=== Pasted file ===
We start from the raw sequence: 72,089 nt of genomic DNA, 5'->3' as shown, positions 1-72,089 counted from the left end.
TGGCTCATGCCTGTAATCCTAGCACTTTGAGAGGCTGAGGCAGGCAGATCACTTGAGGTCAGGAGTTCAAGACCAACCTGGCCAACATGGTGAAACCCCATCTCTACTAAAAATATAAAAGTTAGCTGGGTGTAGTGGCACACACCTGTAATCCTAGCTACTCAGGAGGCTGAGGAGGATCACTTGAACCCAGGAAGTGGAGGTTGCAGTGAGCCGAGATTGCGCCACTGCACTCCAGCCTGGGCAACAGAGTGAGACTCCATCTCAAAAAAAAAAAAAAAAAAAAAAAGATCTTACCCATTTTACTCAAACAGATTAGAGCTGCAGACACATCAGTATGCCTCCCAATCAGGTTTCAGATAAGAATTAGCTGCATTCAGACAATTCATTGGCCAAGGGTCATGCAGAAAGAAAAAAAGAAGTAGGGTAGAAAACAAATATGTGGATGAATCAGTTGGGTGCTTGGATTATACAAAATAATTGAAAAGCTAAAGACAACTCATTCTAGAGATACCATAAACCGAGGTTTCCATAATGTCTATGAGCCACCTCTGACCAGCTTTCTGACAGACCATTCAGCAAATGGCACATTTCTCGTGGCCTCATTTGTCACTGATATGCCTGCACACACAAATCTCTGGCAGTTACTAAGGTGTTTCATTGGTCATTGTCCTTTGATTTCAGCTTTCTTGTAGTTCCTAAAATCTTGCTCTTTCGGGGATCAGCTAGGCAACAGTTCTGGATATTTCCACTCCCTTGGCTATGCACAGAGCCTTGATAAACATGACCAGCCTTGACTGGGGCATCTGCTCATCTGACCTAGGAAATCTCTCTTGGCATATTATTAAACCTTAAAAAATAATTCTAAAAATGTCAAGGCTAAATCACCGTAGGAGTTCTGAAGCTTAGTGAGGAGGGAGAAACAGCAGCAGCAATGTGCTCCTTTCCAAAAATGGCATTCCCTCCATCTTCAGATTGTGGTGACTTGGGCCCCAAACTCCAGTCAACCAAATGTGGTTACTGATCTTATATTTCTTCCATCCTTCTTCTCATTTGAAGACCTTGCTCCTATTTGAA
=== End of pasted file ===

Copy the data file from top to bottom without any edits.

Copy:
We start from the raw sequence: 72,089 nt of genomic DNA, 5'->3' as shown, positions 1-72,089 counted from the left end.
TGGCTCATGCCTGTAATCCTAGCACTTTGAGAGGCTGAGGCAGGCAGATCACTTGAGGTCAGGAGTTCAAGACCAACCTGGCCAACATGGTGAAACCCCATCTCTACTAAAAATATAAAAGTTAGCTGGGTGTAGTGGCACACACCTGTAATCCTAGCTACTCAGGAGGCTGAGGAGGATCACTTGAACCCAGGAAGTGGAGGTTGCAGTGAGCCGAGATTGCGCCACTGCACTCCAGCCTGGGCAACAGAGTGAGACTCCATCTCAAAAAAAAAAAAAAAAAAAAAAAGATCTTACCCATTTTACTCAAACAGATTAGAGCTGCAGACACATCAGTATGCCTCCCAATCAGGTTTCAGATAAGAATTAGCTGCATTCAGACAATTCATTGGCCAAGGGTCATGCAGAAAGAAAAAAAGAAGTAGGGTAGAAAACAAATATGTGGATGAATCAGTTGGGTGCTTGGATTATACAAAATAATTGAAAAGCTAAAGACAACTCATTCTAGAGATACCATAAACCGAGGTTTCCATAATGTCTATGAGCCACCTCTGACCAGCTTTCTGACAGACCATTCAGCAAATGGCACATTTCTCGTGGCCTCATTTGTCACTGATATGCCTGCACACACAAATCTCTGGCAGTTACTAAGGTGTTTCATTGGTCATTGTCCTTTGATTTCAGCTTTCTTGTAGTTCCTAAAATCTTGCTCTTTCGGGGATCAGCTAGGCAACAGTTCTGGATATTTCCACTCCCTTGGCTATGCACAGAGCCTTGATAAACATGACCAGCCTTGACTGGGGCATCTGCTCATCTGACCTAGGAAATCTCTCTTGGCATATTATTAAACCTTAAAAAATAATTCTAAAAATGTCAAGGCTAAATCACCGTAGGAGTTCTGAAGCTTAGTGAGGAGGGAGAAACAGCAGCAGCAATGTGCTCCTTTCCAAAAATGGCATTCCCTCCATCTTCAGATTGTGGTGACTTGGGCCCCAAACTCCAGTCAACCAAATGTGGTTACTGATCTTATATTTCTTCCATCCTTCTTCTCATTTGAAGACCTTGCTCCTATTTGAA